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In social media world, PR pitches are reaching consumers directly

October 27, 2009

As more magazines and newspapers disappear and the staffs of surviving publications shrink, some marketers are finding alternatives to the traditional path of pitching journalists to generate media coverage. As reports, marketers haven’t completely abandoned traditional media, but a growing number are also creating original content to engage consumers directly.

Some companies are using YouTube to convey their product messages. Mark Hass, CEO and partner of MH Group Communications, is quoted as saying that creating and distributing content not only controls the message, but can also reach a wider audience. “You build a channel on YouTube and you get millions of views,” he says. “If you wanted to reach that many people using traditional media, you would have to pitch and place in dozens of outlets.”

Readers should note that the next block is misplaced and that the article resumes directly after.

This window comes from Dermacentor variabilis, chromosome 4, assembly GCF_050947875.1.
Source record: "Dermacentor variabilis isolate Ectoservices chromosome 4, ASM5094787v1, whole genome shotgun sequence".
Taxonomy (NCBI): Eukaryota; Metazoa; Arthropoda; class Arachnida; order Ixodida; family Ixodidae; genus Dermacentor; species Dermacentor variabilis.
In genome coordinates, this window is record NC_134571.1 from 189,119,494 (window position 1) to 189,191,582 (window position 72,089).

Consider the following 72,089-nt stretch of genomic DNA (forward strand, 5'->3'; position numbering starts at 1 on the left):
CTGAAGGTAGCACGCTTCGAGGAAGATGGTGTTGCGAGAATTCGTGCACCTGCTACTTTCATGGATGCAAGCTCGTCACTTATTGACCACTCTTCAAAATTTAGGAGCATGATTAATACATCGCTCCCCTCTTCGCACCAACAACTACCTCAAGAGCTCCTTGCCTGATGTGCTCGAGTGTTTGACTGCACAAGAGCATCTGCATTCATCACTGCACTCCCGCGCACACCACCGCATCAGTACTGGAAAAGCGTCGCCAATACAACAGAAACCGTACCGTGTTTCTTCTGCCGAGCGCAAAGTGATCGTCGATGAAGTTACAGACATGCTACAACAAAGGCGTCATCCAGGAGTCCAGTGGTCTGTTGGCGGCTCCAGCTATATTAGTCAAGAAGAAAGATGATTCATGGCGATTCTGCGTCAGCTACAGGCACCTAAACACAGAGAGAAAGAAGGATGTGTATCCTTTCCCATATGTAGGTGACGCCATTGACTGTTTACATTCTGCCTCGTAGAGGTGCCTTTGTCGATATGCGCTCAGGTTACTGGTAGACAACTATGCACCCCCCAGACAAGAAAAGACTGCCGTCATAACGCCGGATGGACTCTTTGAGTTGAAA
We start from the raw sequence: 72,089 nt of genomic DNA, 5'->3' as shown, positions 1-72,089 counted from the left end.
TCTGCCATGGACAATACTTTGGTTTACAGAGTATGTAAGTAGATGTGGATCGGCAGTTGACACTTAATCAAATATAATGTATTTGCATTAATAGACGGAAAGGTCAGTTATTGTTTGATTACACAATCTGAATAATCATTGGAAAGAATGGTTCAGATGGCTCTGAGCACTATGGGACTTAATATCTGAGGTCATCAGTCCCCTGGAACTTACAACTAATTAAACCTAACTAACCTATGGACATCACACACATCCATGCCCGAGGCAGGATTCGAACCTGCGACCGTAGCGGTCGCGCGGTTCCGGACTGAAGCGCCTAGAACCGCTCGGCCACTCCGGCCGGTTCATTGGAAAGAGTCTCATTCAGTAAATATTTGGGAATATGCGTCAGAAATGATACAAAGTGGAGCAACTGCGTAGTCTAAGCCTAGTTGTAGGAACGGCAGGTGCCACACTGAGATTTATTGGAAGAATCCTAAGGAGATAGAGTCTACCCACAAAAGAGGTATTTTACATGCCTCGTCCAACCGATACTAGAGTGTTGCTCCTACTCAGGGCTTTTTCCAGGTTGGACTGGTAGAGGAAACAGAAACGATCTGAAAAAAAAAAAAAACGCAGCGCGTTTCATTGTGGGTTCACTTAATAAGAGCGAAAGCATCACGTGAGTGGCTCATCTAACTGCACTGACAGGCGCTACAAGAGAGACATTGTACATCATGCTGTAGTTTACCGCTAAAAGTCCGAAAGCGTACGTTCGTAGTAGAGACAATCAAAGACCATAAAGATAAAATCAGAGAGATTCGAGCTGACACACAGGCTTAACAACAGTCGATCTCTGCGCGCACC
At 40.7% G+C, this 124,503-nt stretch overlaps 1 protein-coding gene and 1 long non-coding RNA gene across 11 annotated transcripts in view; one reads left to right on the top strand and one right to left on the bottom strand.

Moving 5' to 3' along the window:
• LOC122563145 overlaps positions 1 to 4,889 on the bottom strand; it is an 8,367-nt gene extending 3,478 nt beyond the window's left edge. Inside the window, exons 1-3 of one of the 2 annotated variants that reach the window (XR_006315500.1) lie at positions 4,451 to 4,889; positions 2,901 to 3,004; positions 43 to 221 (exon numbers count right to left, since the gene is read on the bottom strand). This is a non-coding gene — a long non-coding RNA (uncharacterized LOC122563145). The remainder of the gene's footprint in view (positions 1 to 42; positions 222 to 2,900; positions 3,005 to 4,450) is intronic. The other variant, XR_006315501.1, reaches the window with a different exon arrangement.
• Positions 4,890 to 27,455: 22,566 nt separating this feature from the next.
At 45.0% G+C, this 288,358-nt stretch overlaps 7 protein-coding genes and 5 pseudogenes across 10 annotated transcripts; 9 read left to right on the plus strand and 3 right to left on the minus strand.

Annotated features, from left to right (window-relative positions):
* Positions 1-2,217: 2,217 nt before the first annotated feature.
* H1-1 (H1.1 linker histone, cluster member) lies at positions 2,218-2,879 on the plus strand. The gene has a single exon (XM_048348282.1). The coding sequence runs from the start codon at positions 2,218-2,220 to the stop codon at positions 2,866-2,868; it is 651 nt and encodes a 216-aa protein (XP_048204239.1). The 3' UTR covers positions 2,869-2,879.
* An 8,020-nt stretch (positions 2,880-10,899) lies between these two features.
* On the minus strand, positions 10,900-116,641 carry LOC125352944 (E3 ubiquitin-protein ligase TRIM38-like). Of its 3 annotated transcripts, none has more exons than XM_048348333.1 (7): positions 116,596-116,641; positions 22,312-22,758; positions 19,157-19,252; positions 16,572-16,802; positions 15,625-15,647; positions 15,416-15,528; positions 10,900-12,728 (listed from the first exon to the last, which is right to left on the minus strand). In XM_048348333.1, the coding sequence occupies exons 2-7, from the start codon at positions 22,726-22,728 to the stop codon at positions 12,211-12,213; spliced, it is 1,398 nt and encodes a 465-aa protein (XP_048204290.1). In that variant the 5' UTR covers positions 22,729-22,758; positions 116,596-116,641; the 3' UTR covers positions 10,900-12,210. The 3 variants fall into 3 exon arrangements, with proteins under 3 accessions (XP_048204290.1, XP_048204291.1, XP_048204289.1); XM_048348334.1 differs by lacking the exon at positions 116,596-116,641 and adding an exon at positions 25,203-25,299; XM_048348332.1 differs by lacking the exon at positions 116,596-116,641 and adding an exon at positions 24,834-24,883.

Taking a similar tack, MasterCard is posting interviews of its executives on the Web. The videos are shot informally on camcorders, edited on laptop computers, and then uploaded to YouTube. The company often tweets links to the clips on Twitter and then follows up with reporters to let them know MasterCard has commented on a particular issue or topic in the news. The company isn’t “necessarily becoming less reliant” on mainstream media, says Andrew Foote, senior vice president at Cohn & Wolfe, MasterCard’s PR agency. But “Sometimes mainstream [media] can’t keep up with the needs of the company to get stuff out.”  — Greg Beaubien 


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